Tuesday, August 14, 2007

Discouragement or Advantage?

I wasn't going to blog today, but Paulette asked another thought-provoking question and I couldn't wait until Thursday to answer it. I'm just highly impatient that way.

Reading so many books then must be a fine-line you walk, between using them as an advantage to write something new and unusual, based on your knowledge, and having them be a discouragement, knowing that everything you can think of has already been done. Do you feel either of these with yourself?
~paulette


You know, I haven't felt a lot of discouragement knowing that all the basic book plots are taken because I can add my own unique flavor to whatever story I'm telling. This is especially true when writing historical fiction -- every event in history has had countless books already written about it. The trick for me as an author is to come up with an angle that's unusual. Sure, someone else may have come up with that same angle, but they won't bring a Tristi flavor to it because, let's face it, they're not Tristi. Every author has their own voice, their own perception, their own imagination. While five thousand authors could sit down to write a book all on the same subject, they will end up essentially different because all five thousand of those people are individuals.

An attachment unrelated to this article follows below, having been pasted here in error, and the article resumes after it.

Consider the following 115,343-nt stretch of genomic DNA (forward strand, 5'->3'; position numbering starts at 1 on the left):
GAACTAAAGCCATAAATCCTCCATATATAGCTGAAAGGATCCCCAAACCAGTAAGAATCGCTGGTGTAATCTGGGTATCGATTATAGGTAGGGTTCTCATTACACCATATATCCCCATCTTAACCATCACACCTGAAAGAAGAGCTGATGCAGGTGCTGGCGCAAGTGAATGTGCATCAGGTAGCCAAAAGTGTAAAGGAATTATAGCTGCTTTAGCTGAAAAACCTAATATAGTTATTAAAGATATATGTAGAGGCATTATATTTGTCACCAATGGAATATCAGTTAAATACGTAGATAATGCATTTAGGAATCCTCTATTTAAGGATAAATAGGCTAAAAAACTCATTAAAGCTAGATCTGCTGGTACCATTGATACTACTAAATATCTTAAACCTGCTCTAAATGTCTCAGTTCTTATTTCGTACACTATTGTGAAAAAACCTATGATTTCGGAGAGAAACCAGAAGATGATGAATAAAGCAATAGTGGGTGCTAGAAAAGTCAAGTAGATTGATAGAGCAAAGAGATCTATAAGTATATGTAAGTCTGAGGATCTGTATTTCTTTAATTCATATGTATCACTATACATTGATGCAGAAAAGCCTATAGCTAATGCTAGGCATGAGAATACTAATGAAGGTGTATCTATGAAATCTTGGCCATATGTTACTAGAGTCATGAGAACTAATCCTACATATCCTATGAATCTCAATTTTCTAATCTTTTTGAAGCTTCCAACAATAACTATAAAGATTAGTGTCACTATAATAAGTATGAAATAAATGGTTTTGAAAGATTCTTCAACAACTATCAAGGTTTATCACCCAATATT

Another way to get around everything that's already been done is to ask yourself, "What if?" Say you've got the basic Boy-meets-Girl premise. We need to up the stakes. What if she's dying? What if she's not only dying, but is being slowly poisoned? Okay, now what if it's the boy's own mother, who's jealous of their relationship and doesn't want him to ever marry and leave home? Let's bump it up a notch and say, what if the mother has not just targeted this girl, but other girls he's dated? In fact, what if she's a serial killer? Take the basic scenario and then start throwing every strange twist and turn you can in there. You'll know when you've gotten a little too weird and need to rein in.

Josi Kilpack says that to build conflict, you've got to get your characters really miserable. She compares it to putting them up a tree, and then throwing things at them. Then, once they're begging to get down, you set the tree on fire. Then you can end the story, but not until those characters have really been through a lot. It's what you put them through and how they respond to it that makes your book different from everyone else's.

So, no, it doesn't discourage me. I have not yet read a book that's exactly like one I'm outlining. With the 100-300 books a year that I read, that's a pretty amazing thing, but when you take into consideration how individual we all are, and that we were each given our own, unique spark, it's not so strange.

Thanks for these cool questions -- I love really digging into them. Got any more??

5 comments:

ali said...

That was excellent Tristi!

I love to play the "what if ..." game. I love it so much, I play it too often that I get overwhelmed by all the stories there are to tell!

I find reading lots is encouraging rather than discouraging in my writing because it helps to me see there are better and there are worse writers and stories out there so you just never know ... one day it might be mine someone's reading!